- Warm up and cool down and use that time to do stretching and strengthening drills.
- Consult a physical therapist who can help you safely and effectively achieve your training goals. Find one in your area.
The following resources are from the APTA's "Move Forward" campaign:
Soreness vs. Pain
How to recover from a workout
I know that I am feeling more motivated to work on injury-prevention and strengthening work after doing this interview. I might even pull out those exercises I was supposed to be doing for my hamstring injury... I'll add any other good articles or resources I find to my Triathlon Resources Pinterest board.
Robert Gillanders's bio from the APTA website:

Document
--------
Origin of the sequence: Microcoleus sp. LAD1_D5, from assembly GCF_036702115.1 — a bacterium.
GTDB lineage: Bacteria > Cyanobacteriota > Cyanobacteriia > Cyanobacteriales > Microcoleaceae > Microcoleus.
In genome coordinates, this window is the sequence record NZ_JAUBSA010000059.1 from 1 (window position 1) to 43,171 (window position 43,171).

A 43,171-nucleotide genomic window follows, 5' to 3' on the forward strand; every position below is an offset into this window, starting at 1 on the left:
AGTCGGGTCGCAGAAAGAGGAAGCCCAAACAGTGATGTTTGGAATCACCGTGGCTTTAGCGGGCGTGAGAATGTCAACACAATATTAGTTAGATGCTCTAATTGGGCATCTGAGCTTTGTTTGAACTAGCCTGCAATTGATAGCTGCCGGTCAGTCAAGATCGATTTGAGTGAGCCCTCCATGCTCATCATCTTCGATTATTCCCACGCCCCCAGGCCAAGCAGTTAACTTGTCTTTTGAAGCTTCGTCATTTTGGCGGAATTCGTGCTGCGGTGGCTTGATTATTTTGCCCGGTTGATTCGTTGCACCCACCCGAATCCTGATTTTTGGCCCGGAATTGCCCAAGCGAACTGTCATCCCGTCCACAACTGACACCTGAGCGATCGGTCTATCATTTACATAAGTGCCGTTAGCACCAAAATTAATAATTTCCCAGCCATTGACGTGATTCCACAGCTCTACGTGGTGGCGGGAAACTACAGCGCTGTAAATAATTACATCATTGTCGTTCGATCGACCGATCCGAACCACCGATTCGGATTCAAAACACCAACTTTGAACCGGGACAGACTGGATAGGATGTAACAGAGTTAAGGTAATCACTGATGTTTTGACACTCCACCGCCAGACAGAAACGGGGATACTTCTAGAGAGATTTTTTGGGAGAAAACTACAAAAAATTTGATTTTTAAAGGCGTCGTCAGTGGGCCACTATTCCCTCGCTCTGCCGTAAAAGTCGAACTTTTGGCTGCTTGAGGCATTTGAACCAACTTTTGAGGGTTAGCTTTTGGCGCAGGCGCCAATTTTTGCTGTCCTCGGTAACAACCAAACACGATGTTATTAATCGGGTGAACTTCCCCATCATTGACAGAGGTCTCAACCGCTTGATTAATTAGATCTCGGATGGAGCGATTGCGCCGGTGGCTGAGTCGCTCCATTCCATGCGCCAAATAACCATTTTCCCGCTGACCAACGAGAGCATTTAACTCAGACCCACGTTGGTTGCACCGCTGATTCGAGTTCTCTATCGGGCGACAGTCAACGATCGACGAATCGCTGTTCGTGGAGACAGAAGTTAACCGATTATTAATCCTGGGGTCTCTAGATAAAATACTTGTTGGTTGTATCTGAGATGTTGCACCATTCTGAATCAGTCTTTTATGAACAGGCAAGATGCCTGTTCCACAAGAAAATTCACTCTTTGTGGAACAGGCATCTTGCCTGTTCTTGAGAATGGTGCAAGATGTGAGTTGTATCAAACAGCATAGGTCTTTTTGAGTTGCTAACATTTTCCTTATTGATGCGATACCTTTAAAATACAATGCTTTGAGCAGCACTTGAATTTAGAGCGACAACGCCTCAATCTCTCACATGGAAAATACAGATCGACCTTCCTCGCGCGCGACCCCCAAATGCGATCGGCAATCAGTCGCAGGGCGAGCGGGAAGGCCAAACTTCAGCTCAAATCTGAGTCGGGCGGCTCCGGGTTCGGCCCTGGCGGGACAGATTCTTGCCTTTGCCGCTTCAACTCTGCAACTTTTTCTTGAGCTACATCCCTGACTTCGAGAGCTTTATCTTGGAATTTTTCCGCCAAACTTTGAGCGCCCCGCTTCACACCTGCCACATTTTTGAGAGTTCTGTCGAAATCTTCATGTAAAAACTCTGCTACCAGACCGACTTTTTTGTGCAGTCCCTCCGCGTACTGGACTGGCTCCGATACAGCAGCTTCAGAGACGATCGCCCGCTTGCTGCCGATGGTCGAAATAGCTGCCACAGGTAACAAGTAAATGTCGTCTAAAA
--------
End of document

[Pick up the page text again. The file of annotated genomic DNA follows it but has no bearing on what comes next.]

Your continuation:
Robert Gillanders, PT, DPT, OCS, practices at Sports + Spinal Physical Therapy in Washington, DC. He is a board-certified orthopedic clinical specialist, a certified ergonomic assessment specialist, an active release treatment techniques therapist, and is certified in Intramuscular Manual Therapy (also known as "trigger pointneedling"). Gillanders is also a certified bike-fit specialist and running medicine expert. He integrates clinical skills with personal experience to provide athletes with sports-specific services that help them expedite their recovery and improve their race-day performance. Gillanders received his master’s of physical therapy from the University of Saint Augustine and his doctor of physical therapy degree from Marymount University. He is a frequent guest speaker at medical conferences and athletic events, a contributor to Runner's World magazine, and a consultant for local running and triathlon teams. Gillanders enjoys staying active by running and cycling. He has competed in numerous endurance cycling, running, and triathlon events, including the Boston Marathon 5 times.